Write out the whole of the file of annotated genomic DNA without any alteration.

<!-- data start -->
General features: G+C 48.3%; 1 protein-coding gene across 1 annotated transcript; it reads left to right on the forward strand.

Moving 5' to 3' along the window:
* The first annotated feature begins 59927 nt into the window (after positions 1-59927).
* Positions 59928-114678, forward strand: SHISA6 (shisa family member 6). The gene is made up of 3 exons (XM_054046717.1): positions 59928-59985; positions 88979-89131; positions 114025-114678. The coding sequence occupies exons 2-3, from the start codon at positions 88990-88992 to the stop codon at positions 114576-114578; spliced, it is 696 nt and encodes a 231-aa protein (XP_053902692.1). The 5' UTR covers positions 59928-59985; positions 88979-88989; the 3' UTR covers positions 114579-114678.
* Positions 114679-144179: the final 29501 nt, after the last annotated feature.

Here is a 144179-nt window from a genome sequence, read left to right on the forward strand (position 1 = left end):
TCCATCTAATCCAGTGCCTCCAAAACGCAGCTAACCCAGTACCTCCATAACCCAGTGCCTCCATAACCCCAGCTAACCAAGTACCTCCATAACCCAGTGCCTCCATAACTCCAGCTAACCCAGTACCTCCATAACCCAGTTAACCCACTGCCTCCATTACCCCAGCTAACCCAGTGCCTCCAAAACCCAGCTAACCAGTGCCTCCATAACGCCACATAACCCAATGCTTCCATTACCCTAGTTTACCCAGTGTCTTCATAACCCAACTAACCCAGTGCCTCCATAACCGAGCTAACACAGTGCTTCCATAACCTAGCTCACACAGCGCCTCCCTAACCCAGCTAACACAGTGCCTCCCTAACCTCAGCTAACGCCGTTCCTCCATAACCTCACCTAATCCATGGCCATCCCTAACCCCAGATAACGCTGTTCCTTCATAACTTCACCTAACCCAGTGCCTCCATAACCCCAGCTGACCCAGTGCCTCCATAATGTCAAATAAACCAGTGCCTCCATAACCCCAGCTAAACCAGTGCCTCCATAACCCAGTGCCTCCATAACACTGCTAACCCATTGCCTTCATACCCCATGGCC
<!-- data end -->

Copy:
General features: G+C 48.3%; 1 protein-coding gene across 1 annotated transcript; it reads left to right on the forward strand.

Moving 5' to 3' along the window:
* The first annotated feature begins 59927 nt into the window (after positions 1-59927).
* Positions 59928-114678, forward strand: SHISA6 (shisa family member 6). The gene is made up of 3 exons (XM_054046717.1): positions 59928-59985; positions 88979-89131; positions 114025-114678. The coding sequence occupies exons 2-3, from the start codon at positions 88990-88992 to the stop codon at positions 114576-114578; spliced, it is 696 nt and encodes a 231-aa protein (XP_053902692.1). The 5' UTR covers positions 59928-59985; positions 88979-88989; the 3' UTR covers positions 114579-114678.
* Positions 114679-144179: the final 29501 nt, after the last annotated feature.

Here is a 144179-nt window from a genome sequence, read left to right on the forward strand (position 1 = left end):
TCCATCTAATCCAGTGCCTCCAAAACGCAGCTAACCCAGTACCTCCATAACCCAGTGCCTCCATAACCCCAGCTAACCAAGTACCTCCATAACCCAGTGCCTCCATAACTCCAGCTAACCCAGTACCTCCATAACCCAGTTAACCCACTGCCTCCATTACCCCAGCTAACCCAGTGCCTCCAAAACCCAGCTAACCAGTGCCTCCATAACGCCACATAACCCAATGCTTCCATTACCCTAGTTTACCCAGTGTCTTCATAACCCAACTAACCCAGTGCCTCCATAACCGAGCTAACACAGTGCTTCCATAACCTAGCTCACACAGCGCCTCCCTAACCCAGCTAACACAGTGCCTCCCTAACCTCAGCTAACGCCGTTCCTCCATAACCTCACCTAATCCATGGCCATCCCTAACCCCAGATAACGCTGTTCCTTCATAACTTCACCTAACCCAGTGCCTCCATAACCCCAGCTGACCCAGTGCCTCCATAATGTCAAATAAACCAGTGCCTCCATAACCCCAGCTAAACCAGTGCCTCCATAACCCAGTGCCTCCATAACACTGCTAACCCATTGCCTTCATACCCCATGGCC